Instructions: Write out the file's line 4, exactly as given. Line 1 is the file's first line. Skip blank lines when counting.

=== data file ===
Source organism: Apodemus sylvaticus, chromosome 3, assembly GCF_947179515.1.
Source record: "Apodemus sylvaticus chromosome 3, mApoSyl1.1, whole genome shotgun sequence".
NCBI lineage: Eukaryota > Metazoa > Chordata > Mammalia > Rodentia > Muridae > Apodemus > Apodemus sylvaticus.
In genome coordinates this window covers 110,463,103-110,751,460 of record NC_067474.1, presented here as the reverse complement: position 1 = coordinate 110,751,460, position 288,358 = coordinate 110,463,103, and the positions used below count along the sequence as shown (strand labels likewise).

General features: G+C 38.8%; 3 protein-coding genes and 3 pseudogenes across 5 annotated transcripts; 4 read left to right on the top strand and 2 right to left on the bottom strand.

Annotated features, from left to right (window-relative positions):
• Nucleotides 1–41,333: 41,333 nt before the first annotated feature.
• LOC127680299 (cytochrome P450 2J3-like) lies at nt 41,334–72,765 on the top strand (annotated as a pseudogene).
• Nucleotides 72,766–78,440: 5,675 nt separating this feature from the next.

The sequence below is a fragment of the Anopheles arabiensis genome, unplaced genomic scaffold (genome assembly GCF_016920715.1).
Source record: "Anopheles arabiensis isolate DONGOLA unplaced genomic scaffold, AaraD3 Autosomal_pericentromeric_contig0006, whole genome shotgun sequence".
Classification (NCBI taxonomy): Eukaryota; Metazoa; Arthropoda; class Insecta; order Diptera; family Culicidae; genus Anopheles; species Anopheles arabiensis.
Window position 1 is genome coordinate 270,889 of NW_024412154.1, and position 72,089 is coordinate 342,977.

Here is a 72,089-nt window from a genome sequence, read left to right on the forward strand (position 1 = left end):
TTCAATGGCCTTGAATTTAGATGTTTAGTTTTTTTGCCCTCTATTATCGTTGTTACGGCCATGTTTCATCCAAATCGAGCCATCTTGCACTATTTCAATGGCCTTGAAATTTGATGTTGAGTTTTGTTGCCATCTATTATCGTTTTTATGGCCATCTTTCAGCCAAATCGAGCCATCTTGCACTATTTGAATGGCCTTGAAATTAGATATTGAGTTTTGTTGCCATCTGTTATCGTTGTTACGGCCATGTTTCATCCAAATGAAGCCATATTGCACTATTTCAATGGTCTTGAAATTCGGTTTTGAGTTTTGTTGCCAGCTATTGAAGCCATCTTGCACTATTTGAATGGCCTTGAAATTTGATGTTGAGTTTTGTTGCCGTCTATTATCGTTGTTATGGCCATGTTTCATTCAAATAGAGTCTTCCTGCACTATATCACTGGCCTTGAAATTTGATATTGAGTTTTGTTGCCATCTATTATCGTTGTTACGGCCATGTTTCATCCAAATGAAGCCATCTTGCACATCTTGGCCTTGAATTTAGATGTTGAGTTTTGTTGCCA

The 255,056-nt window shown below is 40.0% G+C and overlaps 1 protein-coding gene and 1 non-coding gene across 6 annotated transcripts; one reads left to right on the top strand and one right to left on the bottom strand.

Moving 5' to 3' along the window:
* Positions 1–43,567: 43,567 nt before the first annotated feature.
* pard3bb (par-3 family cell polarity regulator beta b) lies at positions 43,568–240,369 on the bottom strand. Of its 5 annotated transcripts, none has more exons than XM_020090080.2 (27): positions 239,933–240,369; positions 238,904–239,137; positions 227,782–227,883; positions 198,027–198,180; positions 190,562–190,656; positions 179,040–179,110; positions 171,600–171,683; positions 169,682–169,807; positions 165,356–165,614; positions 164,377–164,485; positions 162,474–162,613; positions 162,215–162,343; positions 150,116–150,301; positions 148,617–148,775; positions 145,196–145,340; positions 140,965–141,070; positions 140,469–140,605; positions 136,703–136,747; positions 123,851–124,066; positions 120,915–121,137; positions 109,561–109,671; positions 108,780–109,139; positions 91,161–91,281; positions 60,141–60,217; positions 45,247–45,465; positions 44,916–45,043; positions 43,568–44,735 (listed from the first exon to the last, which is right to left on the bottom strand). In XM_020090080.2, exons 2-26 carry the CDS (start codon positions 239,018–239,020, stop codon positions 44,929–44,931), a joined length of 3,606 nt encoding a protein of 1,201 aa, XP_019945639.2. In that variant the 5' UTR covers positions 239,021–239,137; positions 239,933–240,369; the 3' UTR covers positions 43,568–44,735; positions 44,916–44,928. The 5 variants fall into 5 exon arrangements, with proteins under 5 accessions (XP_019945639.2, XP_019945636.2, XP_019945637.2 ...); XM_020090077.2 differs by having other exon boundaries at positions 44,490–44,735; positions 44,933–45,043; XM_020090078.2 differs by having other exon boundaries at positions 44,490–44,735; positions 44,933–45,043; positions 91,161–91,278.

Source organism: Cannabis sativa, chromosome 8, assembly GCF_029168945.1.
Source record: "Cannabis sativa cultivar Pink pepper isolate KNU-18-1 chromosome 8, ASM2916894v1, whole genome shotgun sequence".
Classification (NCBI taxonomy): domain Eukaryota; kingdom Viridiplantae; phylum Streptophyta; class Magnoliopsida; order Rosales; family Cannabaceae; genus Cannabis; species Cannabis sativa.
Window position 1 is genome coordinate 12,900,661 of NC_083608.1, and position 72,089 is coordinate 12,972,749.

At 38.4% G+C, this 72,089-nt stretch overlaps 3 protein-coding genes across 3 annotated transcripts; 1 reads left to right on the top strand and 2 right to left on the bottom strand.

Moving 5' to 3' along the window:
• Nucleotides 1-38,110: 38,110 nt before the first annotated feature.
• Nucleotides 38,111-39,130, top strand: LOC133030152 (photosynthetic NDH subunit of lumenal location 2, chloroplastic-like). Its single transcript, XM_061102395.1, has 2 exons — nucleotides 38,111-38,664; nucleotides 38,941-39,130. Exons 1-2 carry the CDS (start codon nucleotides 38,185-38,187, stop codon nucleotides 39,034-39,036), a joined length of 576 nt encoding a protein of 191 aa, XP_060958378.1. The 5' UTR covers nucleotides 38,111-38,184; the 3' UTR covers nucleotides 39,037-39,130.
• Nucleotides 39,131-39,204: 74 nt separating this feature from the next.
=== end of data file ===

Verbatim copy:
In genome coordinates this window covers 110,463,103-110,751,460 of record NC_067474.1, presented here as the reverse complement: position 1 = coordinate 110,751,460, position 288,358 = coordinate 110,463,103, and the positions used below count along the sequence as shown (strand labels likewise).